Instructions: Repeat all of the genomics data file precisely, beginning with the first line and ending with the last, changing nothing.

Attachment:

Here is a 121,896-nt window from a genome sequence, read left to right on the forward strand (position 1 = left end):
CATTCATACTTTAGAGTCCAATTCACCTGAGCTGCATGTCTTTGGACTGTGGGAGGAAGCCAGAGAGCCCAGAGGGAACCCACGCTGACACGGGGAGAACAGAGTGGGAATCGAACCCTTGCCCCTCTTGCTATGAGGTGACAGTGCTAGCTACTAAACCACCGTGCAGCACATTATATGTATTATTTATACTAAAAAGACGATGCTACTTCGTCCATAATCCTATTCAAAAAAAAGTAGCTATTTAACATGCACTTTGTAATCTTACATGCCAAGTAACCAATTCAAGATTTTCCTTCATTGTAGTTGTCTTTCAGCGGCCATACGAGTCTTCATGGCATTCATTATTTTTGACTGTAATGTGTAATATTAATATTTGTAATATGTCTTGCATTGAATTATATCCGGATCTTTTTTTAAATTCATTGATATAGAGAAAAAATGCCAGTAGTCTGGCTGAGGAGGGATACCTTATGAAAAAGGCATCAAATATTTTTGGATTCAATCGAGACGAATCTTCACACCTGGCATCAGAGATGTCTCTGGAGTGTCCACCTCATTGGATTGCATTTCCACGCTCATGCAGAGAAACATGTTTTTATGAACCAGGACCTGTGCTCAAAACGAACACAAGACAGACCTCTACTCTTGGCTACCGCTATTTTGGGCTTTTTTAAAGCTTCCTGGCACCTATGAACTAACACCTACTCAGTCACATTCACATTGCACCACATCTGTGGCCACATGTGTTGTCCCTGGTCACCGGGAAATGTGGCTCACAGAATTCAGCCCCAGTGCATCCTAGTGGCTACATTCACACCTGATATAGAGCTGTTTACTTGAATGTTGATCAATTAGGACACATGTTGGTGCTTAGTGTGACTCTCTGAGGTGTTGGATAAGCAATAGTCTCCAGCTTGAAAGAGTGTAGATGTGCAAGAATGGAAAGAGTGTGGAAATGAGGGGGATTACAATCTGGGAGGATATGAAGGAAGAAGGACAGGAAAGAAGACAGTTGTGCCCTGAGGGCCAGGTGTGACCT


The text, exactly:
Here is a 121,896-nt window from a genome sequence, read left to right on the forward strand (position 1 = left end):
CATTCATACTTTAGAGTCCAATTCACCTGAGCTGCATGTCTTTGGACTGTGGGAGGAAGCCAGAGAGCCCAGAGGGAACCCACGCTGACACGGGGAGAACAGAGTGGGAATCGAACCCTTGCCCCTCTTGCTATGAGGTGACAGTGCTAGCTACTAAACCACCGTGCAGCACATTATATGTATTATTTATACTAAAAAGACGATGCTACTTCGTCCATAATCCTATTCAAAAAAAAGTAGCTATTTAACATGCACTTTGTAATCTTACATGCCAAGTAACCAATTCAAGATTTTCCTTCATTGTAGTTGTCTTTCAGCGGCCATACGAGTCTTCATGGCATTCATTATTTTTGACTGTAATGTGTAATATTAATATTTGTAATATGTCTTGCATTGAATTATATCCGGATCTTTTTTTAAATTCATTGATATAGAGAAAAAATGCCAGTAGTCTGGCTGAGGAGGGATACCTTATGAAAAAGGCATCAAATATTTTTGGATTCAATCGAGACGAATCTTCACACCTGGCATCAGAGATGTCTCTGGAGTGTCCACCTCATTGGATTGCATTTCCACGCTCATGCAGAGAAACATGTTTTTATGAACCAGGACCTGTGCTCAAAACGAACACAAGACAGACCTCTACTCTTGGCTACCGCTATTTTGGGCTTTTTTAAAGCTTCCTGGCACCTATGAACTAACACCTACTCAGTCACATTCACATTGCACCACATCTGTGGCCACATGTGTTGTCCCTGGTCACCGGGAAATGTGGCTCACAGAATTCAGCCCCAGTGCATCCTAGTGGCTACATTCACACCTGATATAGAGCTGTTTACTTGAATGTTGATCAATTAGGACACATGTTGGTGCTTAGTGTGACTCTCTGAGGTGTTGGATAAGCAATAGTCTCCAGCTTGAAAGAGTGTAGATGTGCAAGAATGGAAAGAGTGTGGAAATGAGGGGGATTACAATCTGGGAGGATATGAAGGAAGAAGGACAGGAAAGAAGACAGTTGTGCCCTGAGGGCCAGGTGTGACCT